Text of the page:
* His footwork and passing mechanics are near textbook. He sets his feet well and the ball comes off his hand cleanly and with tight, wind piercing spirals.
* He is much more mobile than you might think. Late in the season, he ran a bootleg to his right an threw a perfect TD strike to Larry Fitzgerald right inside the pylon. That play was a work of art. As was the skinny post TD he threw to Christian Kirk versus the Lions. But his best play on the move was converting a 3rd and 23 in the 4th quarter of the upset win versus the Packers when he was flushed from the pocket to his right and then found Larry Fitzgerald for a 24 yard gain. This allowed the offense to go down and kick the game winning FG (20-15) with 1:41 left.
* He can take a pounding and he gets right back up---and he never complains or points fingers.
* Very good rhythm, footwork and timing on play action passes. Works very well from under center.
What Josh needs to improve:
If i were coaching Josh, I would focus on three things: (1) stop trying to score 14 points at once (a.k.a. “hero ball”). In other words, be patient. Take what the defense is giving you and keep chipping away; (2) on intermediate timing routes do a better job looking off the safety and driving the ball in there on time (as a rookie Josh tended to hold it a half a second too long and in the NFL, as we all know, a half a second is the difference between a completion and a possible interception); (3) he needs to take a page out of Carson Palmer’s book. After getting sacked or making an ill-advised mistake, Palmer had a penchant for hitting the defense back with a good play on his next throw or possession. That’s what the best QBs do. They respond by hitting back.
I have read all of the scouting reports that question the person more than the player---and I have to tell you, that I grew very fond of Josh during his short time here in Arizona. When I watched Josh’s farewell to the Cardinals video, I felt genuinely sad. Josh may be quirky and somewhat nerdy (in a good way), but he is charismatic in his own inimitable fashion. It did not surprise me that a couple of hours after the video aired, he won the Home Run Derby at Larry Fitzgerald’s charity softball event and received a standing ovation from the fans.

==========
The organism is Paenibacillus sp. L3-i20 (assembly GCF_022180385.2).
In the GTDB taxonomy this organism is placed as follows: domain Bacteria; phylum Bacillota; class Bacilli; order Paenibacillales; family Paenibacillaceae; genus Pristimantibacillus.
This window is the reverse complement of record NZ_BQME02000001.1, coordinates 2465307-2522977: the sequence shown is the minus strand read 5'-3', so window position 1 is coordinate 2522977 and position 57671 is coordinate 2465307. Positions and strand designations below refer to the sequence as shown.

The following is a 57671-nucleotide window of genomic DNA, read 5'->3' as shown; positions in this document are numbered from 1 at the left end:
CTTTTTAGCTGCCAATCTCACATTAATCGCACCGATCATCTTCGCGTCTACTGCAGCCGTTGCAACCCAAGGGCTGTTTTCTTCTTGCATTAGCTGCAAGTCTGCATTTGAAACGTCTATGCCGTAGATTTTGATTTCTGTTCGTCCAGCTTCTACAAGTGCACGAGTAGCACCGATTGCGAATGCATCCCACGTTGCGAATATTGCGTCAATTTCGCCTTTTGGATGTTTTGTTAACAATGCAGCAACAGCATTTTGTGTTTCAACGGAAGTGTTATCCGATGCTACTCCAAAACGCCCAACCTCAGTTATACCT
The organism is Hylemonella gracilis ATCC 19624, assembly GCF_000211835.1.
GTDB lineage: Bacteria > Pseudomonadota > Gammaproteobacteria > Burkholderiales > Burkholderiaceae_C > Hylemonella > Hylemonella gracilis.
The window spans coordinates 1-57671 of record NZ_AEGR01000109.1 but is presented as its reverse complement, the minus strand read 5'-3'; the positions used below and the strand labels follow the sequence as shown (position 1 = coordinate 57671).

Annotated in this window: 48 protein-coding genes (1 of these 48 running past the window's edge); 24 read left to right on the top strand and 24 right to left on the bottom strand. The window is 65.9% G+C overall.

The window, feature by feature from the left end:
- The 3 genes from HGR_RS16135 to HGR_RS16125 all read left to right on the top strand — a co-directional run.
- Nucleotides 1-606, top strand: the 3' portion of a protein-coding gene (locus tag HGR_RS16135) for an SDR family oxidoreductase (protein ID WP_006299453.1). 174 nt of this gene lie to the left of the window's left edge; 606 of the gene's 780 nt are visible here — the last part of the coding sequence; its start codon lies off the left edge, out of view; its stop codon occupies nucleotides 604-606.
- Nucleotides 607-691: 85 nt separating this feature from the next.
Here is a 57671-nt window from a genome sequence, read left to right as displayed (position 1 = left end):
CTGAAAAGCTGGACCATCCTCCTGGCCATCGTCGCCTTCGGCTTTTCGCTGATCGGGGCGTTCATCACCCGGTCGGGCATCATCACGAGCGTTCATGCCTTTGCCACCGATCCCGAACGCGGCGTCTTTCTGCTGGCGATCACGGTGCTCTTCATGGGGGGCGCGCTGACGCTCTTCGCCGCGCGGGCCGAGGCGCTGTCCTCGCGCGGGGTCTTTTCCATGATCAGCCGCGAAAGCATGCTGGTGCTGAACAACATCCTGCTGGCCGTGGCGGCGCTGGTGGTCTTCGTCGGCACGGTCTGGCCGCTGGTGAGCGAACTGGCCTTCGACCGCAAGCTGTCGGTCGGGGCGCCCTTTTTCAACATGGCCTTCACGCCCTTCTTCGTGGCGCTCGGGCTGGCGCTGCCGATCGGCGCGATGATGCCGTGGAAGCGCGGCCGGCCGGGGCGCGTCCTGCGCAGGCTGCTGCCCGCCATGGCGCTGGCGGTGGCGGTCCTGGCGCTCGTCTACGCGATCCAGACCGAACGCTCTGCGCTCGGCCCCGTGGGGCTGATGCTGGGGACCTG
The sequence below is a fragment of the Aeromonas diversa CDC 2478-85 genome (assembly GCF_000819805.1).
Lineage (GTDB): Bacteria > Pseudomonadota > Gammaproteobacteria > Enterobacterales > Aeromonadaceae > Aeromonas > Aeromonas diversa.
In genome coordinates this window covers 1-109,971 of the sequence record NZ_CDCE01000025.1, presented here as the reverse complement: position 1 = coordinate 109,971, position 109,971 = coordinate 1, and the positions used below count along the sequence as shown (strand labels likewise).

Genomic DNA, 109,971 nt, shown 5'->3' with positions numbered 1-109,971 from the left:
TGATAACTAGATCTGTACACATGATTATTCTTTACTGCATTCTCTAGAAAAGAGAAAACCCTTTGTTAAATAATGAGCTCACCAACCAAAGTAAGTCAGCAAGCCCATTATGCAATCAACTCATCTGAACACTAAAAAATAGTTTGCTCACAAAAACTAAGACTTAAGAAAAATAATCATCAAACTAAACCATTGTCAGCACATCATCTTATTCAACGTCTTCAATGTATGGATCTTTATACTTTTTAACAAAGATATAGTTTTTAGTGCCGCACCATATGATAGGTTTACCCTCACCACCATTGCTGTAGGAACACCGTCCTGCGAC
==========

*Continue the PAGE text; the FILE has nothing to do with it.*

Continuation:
The pairing of Kliff Kingsbury with Kyler Murray was inevitable and 100% a system match. When Kingsbury called Josh minutes before the Cardinals selected Murray at #1, Kingbsury said, “It’s not you, Josh. It’s me.”
However, if the Cardinals had hired Brian Flores as head coach and Chad O’Shea as offensive coordinator with Jim Caldwell as QB coach, I believe Josh Rosen would have been the right fit at QB in your Patriots’-style offense. First of all, if you go back and watch Josh’s tapes at UCLA, Josh thrives when he has a security blanket at TE. He did not have a good, productive TE in Arizona. In fact the Cardinals’ TEs were unreliable. Now, I know TE Mike Gesicki didn’t have as promising a rookie year as he and the team had hoped, but that could change dramatically with Rosen on board. Rosen will love having Nick O’Leary and Dwayne Allen to throw to as well.
At WR, your quartet of Kenny Stills, Albert Wilson, DeVante Parker and Jakeem Grant, should be very happy catching Josh’s tight spirals and the fact that Josh is very cognizant of protecting his WRs by leading them into open areas of the field rather than crowded ones.
You have a number of good playmakers on your offense and if you can mix chunk yard rushes in with the passing game the way the Patriots’ do, you are very likely going to have a high scoring offense.
While I can imagine many of you are drooling over the prospects of drafting Tua Tagavailoa, Justin Herbert or Jake Fromm in 2020, and I don’t blame you---and, because of that, maybe you would just as rather have Josh Rosen fail.
But, I think you will be surprised by what you see in Josh. Chad O’Shea’s system favors Rosen’s strengths---which is why your GM, Chris Grier, stuck his neck out to trade for him. At a little over $2M a year for the next 3 years---Josh Rosen is a flat-out steal.
I am Boston College grad and have always held the highest regard for Brian Flores, as a linebacker, as a scout and as a coach. I think your Dolphins are in superb hands. I just wanted you to know that my initial reactions to the Cardinals drafting Josh Rosen were wrong. He surprised me. And I believe he won the full respect of everyone in the Cardinals’ organization from Larry Fitzgerald to the food service attendants. Josh comes to you with a giant chip on his shoulder and I believe he is in a great spot to win your confidence in South Beach.
I will be rooting for you...and shhhh...don’t tell anyone in my Foxboro neighborhood....but ‘d be happy to see you be the team that finally wins back the AFC East title over the Pats! There days, I wonder who will fall first---the Pats or Jeopardy’s James Holzhauser. Wishing you the best this season and beyond.